German higher education authorities have hailed a growth in the number of postgraduates coming from abroad to study in the country in recent years. The number of foreign researchers in German institutions reached a new high in 2011.
But with German universities becoming less competitive overall in global rankings, one might question why so many choose to come here for further study.
The German Academic Exchange Service (DAAD), an education ministry programme which provides support and information to foreign graduates, argues the main reasons to come here for a doctorate or masters degree are the low fees, excellent research environment, and the high standard of living.
Officials also make much of the German system's openness to foreign students.
Education ministry initiatives such as “Research in Germany: Land of Ideas” have tried to welcome more foreign postgraduates and authorities are keen to make Germany ever more attractive to academics from abroad.
“People who come here to study and feel welcomed will then want to come back later on as researchers,” DAAD President Margret Wintermantel said in a statement last week.
But prospective PhD candidates should be aware of how German doctorates work before packing their bags and heading abroad.
Individual or Structural?
The first hurdle to pass in starting a PhD in Germany is choosing either an individual or a structured doctorate programme.
An “individual” programme is the traditional form of a PhD in Germany and sees the student producing their thesis under the supervision of one professor.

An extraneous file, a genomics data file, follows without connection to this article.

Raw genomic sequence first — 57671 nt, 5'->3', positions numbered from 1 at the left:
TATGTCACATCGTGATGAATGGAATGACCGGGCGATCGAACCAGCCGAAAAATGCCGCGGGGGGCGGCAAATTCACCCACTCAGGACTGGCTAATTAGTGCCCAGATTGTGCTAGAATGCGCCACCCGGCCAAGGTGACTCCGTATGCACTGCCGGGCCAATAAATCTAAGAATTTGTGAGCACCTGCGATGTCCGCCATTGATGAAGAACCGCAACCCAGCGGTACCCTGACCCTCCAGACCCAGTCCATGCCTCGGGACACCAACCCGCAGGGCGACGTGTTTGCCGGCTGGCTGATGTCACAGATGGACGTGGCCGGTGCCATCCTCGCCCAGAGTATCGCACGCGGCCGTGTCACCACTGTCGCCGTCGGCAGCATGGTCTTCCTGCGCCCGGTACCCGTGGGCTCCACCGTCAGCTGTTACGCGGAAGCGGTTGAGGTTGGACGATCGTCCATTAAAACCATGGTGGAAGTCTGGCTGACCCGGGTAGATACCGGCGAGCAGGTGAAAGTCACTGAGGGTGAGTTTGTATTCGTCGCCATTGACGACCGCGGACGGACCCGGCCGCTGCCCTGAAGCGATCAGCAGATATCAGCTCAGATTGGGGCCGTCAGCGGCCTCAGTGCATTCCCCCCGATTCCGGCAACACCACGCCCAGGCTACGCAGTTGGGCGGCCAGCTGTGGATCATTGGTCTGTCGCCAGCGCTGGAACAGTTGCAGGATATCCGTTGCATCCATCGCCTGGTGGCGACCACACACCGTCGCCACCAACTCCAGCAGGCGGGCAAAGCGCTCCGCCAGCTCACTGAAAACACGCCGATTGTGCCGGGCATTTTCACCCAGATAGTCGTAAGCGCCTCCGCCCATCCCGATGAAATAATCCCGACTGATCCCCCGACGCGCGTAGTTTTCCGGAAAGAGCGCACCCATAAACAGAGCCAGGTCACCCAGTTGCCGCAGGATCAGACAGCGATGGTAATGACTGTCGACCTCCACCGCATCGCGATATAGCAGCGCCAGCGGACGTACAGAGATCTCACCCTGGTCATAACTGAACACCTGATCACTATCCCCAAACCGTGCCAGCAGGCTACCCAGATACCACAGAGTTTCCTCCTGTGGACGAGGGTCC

It offers a lot of flexibility with a study period spread over three to five years, but it needs a lot of organization and initiative from students to get the work done.
“Structured” programmes, meanwhile, are modeled on PhDs at many universities in English-speaking countries, where doctoral students are put into groups, each with a team of academics to supervise them, often called the “thesis committee”.
Unlike the individual doctorate, structured programmes have set timetables, compulsory lectures and seminars and credit point assessments to fulfill, similar to undergraduate degrees.
Structured programmes at graduate schools are slowly becoming more the norm, according to the DAAD, with over 700 such doctorates on offer, many of them funded by the German Research Foundation (DFG).
Many of these structural programmes offer teaching in English, and most candidates finish their doctorate within three or four years.
Show me the money
Finance is a key selling point for post-grad study in Germany.
Unlike in the UK where students pay thousands a year in tuition fees and have a harder time netting government funds after their first degree, PhDs (like undergraduate degrees) are essentially free in Germany – at least for the most part.
Students have to pay a “semester contribution” when they re-enroll every six months, but this is only about €150 to €200. Nobody pays full tuition until after their first six semesters (three years).
Of course, students still need money for living costs, but a variety of organizations and programmes, including the DAAD, offer funding to outstanding international students. The DAAD said it funded 2,580 international doctoral students in 2008.
Generally these scholarship deals require excellent results in your first degree and sometimes extra qualifications like work experience, specific research goals, or even special political or social affiliations. Many have made details available on online funding databases.
Alternatively, PhD students are often hired as paid research associates by their university or by independent research centres and many choose to take on part time work, although this can conflict with working restrictions placed on students from outside the EU.